I survived my first lap without a hitch, but as I made my second round, things started to heat up. Every inch of the space was mobbed, and you had to shove your way in to each rack and bin. It was time to assess what I had, return what I didn’t want, and head to the checkout line. My fourth tip for successfully navigating a sample is to be sure to check the payment methods that are accepted – this particular sale accepted cash and credit card, but some may be cash only!
I left feeling excited and empowered – I’d successfully conquered my first sample sale with a total savings of $215 off retail! Despite the anxiety and insanity, it was totally worth it, and I’d absolutely be willing to brave another sample sale again. If you’re scoping out sample sales and planning to attend in the future, I’ve got one last piece of advice. My fifth and final tip for successfully navigating a sample sale is to note that you may not be able to try items on, as we were not at Hanky Panky.
Nothing in New York City ever starts on time. At least that’s what I thought until I discovered the Yogasmoga popup events at the South Street Seaport. When I arrived at the free class with Erika Bloom Pilates, I was ten minutes late, embarrassed, and flustered. I signed in, threw down a mat, and quickly tried to regain some Zen as I began my Pilates practice. At first, I’d been skeptical of doing Pilates in the midst of the concrete jungle, but there was one particular moment during the mat work that changed my mind. We were on our backs doing some bridges, the breeze off the river was washing over us, and as I gazed up between the high-rises at a perfect blue sky, I felt bliss. Needless to say, by the end of the class I was on a high and wanted more than ever to learn about the brand behind the event. I struck up a conversation with a couple of the girls representing Yogasmoga, and the next week, I found myself in their NYC Headquarters.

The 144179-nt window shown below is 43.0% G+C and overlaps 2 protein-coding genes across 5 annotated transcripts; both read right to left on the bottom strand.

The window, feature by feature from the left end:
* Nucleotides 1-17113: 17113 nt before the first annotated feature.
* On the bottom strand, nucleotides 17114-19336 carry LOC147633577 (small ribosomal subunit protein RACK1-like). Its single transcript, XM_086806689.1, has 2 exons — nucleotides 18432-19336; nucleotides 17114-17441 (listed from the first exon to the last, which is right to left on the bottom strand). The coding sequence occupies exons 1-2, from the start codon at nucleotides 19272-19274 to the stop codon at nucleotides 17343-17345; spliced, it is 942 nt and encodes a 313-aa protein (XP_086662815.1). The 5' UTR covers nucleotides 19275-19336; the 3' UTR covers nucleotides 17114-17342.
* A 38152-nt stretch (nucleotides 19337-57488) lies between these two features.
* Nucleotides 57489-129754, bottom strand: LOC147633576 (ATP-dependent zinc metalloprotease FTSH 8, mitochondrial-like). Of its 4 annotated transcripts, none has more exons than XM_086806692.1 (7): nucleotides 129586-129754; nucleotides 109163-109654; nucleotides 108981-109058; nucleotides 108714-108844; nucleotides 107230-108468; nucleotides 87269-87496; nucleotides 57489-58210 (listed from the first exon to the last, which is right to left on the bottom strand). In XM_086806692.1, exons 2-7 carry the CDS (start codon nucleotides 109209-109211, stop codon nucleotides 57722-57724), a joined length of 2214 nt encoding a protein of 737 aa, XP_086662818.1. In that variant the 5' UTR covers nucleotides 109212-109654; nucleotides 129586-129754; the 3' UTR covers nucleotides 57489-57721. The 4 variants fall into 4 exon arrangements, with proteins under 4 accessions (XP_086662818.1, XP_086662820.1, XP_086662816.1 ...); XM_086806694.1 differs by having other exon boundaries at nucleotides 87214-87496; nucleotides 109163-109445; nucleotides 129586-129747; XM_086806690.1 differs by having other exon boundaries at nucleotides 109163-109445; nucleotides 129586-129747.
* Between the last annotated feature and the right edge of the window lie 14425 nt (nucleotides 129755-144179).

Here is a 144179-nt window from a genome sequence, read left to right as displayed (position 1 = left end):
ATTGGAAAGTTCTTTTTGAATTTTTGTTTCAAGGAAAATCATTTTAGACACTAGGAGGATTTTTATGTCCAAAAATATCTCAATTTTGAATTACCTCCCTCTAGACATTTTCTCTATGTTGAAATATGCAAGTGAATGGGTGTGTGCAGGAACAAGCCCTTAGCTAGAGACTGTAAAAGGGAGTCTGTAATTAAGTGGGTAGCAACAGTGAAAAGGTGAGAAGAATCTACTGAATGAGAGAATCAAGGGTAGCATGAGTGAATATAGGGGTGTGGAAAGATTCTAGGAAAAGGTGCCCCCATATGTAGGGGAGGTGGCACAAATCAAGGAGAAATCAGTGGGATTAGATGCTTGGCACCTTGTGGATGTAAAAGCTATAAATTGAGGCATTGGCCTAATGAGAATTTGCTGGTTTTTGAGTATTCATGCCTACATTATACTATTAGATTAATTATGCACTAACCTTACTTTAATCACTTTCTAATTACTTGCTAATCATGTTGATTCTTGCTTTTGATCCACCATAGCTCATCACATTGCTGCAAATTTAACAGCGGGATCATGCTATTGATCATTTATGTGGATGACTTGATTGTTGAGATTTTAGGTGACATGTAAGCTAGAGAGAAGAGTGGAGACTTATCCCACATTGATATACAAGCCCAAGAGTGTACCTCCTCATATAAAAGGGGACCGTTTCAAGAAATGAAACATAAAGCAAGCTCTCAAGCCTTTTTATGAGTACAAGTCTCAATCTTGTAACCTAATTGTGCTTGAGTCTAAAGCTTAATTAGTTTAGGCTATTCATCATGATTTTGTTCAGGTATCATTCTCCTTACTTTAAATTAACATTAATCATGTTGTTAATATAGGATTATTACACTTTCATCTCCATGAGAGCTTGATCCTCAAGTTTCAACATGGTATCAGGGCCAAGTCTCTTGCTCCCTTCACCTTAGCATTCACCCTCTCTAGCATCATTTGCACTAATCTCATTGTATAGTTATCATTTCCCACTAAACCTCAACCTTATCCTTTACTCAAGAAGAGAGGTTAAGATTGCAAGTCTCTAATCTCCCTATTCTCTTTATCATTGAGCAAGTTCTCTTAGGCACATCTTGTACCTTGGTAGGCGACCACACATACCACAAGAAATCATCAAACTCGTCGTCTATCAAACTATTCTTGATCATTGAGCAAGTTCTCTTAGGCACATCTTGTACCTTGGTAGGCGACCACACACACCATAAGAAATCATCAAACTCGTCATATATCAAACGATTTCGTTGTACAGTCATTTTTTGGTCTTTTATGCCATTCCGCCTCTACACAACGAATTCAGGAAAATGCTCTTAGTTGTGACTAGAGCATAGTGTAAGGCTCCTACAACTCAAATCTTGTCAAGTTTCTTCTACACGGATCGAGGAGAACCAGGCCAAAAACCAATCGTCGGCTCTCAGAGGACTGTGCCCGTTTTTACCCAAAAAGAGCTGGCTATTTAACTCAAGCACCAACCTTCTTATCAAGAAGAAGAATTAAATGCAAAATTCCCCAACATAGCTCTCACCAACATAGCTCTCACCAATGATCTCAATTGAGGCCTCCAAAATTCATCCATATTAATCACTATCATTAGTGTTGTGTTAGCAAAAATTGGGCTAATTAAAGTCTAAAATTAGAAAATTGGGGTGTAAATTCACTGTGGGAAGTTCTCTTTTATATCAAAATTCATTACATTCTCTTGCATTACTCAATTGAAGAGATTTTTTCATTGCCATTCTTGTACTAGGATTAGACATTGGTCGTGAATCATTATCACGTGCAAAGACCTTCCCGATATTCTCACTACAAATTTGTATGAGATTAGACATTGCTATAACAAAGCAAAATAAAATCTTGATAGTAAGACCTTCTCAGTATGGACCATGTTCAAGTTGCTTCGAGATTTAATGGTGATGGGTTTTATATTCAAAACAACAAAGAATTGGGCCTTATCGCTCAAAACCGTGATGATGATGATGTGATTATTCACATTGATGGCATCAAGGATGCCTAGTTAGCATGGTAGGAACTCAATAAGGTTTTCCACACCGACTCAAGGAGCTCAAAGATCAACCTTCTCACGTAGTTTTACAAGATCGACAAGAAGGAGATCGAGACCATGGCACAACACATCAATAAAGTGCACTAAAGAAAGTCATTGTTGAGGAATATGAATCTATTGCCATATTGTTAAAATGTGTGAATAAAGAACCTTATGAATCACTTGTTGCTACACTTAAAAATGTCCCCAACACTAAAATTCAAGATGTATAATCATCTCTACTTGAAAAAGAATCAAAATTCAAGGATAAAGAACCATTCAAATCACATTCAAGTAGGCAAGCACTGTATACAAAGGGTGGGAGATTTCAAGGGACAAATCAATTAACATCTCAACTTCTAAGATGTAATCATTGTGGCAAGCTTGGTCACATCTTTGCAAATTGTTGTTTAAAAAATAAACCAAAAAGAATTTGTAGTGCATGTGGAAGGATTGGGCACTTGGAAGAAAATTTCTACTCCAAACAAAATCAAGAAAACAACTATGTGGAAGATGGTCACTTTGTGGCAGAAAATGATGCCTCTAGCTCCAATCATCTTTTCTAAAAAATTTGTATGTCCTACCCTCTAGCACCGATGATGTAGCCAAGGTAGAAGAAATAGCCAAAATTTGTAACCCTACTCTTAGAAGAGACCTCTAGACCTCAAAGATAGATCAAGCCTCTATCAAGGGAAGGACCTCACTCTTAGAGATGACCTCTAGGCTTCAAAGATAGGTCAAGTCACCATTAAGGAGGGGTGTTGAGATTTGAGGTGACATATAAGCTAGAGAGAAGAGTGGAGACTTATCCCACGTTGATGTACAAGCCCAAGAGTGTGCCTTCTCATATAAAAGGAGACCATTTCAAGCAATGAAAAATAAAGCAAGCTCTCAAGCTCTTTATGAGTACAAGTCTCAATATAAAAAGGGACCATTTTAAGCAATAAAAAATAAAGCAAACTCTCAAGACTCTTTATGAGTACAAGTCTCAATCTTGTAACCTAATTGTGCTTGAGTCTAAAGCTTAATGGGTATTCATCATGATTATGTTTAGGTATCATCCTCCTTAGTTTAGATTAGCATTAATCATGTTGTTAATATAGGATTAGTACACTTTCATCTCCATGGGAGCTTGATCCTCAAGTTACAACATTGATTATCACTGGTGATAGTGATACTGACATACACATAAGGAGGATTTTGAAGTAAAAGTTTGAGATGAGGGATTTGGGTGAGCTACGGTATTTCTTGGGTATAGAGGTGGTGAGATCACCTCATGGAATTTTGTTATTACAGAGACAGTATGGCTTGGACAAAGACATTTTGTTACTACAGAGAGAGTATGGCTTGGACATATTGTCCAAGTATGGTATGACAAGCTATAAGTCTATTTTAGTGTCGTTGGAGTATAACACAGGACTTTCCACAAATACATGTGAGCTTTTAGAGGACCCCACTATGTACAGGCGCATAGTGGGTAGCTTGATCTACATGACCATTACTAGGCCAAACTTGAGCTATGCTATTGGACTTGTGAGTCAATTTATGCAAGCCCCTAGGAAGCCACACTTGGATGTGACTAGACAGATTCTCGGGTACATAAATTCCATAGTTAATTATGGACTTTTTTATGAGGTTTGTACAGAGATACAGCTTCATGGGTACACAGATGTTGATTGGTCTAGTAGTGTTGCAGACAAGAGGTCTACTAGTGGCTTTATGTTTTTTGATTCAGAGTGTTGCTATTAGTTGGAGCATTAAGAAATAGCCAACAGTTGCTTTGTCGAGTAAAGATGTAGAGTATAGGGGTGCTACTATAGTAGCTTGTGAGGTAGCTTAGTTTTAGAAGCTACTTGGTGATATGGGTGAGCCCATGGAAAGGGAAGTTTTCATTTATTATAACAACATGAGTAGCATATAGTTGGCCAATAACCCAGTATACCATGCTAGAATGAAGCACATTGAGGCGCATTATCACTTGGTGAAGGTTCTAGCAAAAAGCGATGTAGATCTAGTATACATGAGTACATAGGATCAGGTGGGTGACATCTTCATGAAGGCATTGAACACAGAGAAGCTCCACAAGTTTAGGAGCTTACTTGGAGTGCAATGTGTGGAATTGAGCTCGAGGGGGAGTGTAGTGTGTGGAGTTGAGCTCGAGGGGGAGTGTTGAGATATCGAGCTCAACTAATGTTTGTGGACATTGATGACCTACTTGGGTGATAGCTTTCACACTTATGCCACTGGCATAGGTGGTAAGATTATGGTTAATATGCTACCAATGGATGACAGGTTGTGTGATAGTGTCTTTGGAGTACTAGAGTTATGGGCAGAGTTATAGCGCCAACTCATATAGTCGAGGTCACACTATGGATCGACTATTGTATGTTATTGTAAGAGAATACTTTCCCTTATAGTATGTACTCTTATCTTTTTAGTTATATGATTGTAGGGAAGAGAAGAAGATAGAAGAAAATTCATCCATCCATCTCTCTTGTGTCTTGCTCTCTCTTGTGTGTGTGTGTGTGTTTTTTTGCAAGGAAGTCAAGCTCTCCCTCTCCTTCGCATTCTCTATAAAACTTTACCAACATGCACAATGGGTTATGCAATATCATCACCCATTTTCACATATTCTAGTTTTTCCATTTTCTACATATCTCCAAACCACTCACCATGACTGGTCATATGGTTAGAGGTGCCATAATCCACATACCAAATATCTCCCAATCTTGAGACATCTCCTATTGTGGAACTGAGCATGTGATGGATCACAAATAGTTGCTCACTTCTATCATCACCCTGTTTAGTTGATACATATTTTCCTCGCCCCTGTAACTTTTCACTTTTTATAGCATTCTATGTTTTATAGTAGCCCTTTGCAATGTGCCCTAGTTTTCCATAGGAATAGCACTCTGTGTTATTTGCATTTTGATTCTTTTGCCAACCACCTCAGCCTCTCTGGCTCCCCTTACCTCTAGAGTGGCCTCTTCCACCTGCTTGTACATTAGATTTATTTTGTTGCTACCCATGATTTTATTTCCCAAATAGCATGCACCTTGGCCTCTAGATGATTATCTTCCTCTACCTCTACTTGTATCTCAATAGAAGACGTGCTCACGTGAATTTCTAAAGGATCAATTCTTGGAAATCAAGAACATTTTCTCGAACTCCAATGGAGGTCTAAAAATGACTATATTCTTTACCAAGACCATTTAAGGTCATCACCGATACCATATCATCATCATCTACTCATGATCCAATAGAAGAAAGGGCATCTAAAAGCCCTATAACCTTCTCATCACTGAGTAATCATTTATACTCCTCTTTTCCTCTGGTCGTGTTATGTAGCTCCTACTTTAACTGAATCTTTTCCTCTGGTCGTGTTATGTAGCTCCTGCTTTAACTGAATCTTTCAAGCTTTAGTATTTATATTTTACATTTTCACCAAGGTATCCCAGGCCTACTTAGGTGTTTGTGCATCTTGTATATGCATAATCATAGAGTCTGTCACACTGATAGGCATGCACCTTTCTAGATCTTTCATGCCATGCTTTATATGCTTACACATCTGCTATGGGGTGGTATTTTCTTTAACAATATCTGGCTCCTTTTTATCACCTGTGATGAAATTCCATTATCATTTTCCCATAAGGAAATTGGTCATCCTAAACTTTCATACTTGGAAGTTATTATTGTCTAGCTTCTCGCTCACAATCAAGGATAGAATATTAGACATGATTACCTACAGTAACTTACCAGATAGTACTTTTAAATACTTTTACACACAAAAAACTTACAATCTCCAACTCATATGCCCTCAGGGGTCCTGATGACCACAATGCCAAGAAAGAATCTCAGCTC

Katherine Bacino, Yogasmoga’s New York Community Coordinator & Editor of Rangoli, the brand’s community platform, served as my leader and guide throughout the HQ. There, I met members of the Yogasmoga team, previewed the upcoming fall collection, and got a taste of what’s in the works for the brand in 2016, all while experiencing just who Yogasmoga is.